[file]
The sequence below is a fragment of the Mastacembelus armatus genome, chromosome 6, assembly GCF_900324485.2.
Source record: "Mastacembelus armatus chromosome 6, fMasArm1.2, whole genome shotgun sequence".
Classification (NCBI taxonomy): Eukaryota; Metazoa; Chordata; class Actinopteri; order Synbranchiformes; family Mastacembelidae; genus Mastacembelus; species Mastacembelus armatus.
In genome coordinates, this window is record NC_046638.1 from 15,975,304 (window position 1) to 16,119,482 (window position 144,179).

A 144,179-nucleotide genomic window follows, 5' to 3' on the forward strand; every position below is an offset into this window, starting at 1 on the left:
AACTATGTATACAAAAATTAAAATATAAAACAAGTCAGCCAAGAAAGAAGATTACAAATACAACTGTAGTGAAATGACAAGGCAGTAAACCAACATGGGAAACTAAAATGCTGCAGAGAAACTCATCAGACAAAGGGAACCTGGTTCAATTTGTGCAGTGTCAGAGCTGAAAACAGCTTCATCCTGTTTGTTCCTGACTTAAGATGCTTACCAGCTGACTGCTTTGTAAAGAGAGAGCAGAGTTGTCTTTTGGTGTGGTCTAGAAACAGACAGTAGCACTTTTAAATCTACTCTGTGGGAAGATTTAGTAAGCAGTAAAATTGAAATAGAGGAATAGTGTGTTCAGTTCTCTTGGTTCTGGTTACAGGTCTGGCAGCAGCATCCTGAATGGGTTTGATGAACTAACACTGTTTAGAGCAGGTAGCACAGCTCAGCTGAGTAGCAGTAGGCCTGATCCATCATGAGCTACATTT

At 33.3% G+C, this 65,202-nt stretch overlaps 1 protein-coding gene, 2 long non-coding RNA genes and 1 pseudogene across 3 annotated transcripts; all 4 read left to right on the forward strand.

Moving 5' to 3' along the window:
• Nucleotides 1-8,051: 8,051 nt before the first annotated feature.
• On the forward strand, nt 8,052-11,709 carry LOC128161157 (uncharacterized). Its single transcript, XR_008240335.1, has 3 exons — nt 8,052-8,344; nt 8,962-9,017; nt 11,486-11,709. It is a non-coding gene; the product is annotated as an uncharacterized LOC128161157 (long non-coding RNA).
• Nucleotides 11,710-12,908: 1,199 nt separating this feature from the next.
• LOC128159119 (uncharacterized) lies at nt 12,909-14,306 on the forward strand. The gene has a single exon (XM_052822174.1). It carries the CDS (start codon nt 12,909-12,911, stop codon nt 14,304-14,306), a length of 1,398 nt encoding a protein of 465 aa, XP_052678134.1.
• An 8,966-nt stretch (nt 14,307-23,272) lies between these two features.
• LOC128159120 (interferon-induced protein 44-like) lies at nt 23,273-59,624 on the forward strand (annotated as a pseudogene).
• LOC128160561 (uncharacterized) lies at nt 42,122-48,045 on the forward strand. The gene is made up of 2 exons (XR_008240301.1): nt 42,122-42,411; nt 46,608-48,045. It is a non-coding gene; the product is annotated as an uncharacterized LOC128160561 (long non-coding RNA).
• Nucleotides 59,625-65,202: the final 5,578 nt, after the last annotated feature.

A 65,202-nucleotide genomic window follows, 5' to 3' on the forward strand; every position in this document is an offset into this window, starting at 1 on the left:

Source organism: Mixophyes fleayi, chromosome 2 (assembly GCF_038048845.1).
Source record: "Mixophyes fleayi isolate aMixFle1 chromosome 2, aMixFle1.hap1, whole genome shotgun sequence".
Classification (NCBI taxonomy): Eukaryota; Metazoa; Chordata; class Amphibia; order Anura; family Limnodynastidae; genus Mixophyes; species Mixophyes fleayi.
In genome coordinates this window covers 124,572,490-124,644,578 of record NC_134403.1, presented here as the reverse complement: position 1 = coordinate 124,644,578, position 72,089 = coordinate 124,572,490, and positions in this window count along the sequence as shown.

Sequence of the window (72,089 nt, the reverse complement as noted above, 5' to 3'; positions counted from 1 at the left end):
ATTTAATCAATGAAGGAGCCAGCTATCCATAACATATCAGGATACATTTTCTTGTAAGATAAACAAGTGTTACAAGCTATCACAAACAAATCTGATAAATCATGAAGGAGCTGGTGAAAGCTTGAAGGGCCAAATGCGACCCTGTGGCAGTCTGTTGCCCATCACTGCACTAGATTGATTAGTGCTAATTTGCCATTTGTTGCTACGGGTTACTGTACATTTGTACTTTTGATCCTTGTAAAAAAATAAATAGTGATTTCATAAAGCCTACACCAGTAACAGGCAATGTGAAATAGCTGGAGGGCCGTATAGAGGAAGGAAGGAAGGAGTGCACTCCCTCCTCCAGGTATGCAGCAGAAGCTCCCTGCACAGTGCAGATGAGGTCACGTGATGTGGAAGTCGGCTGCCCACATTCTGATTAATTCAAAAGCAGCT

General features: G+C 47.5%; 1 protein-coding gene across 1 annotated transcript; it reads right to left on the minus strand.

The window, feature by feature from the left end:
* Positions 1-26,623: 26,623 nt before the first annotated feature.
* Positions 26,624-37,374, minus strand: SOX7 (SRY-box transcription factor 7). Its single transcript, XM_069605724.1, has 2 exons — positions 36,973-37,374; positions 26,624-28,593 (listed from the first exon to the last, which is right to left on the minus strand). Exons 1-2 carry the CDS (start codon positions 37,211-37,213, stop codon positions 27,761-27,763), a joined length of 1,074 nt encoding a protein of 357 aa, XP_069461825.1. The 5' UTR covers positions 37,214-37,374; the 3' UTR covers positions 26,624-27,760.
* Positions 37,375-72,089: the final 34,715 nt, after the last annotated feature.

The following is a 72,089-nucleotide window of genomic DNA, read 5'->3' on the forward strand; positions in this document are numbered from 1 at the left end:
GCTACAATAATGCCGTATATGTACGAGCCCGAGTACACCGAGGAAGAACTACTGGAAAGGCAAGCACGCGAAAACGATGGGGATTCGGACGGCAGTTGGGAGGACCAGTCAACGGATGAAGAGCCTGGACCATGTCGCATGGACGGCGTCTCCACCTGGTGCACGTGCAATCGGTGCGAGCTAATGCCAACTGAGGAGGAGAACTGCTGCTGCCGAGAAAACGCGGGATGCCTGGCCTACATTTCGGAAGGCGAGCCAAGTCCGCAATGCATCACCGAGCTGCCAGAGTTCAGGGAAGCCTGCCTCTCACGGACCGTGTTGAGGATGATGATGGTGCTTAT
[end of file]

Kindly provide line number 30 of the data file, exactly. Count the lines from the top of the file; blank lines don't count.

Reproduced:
GCTACAATAATGCCGTATATGTACGAGCCCGAGTACACCGAGGAAGAACTACTGGAAAGGCAAGCACGCGAAAACGATGGGGATTCGGACGGCAGTTGGGAGGACCAGTCAACGGATGAAGAGCCTGGACCATGTCGCATGGACGGCGTCTCCACCTGGTGCACGTGCAATCGGTGCGAGCTAATGCCAACTGAGGAGGAGAACTGCTGCTGCCGAGAAAACGCGGGATGCCTGGCCTACATTTCGGAAGGCGAGCCAAGTCCGCAATGCATCACCGAGCTGCCAGAGTTCAGGGAAGCCTGCCTCTCACGGACCGTGTTGAGGATGATGATGGTGCTTAT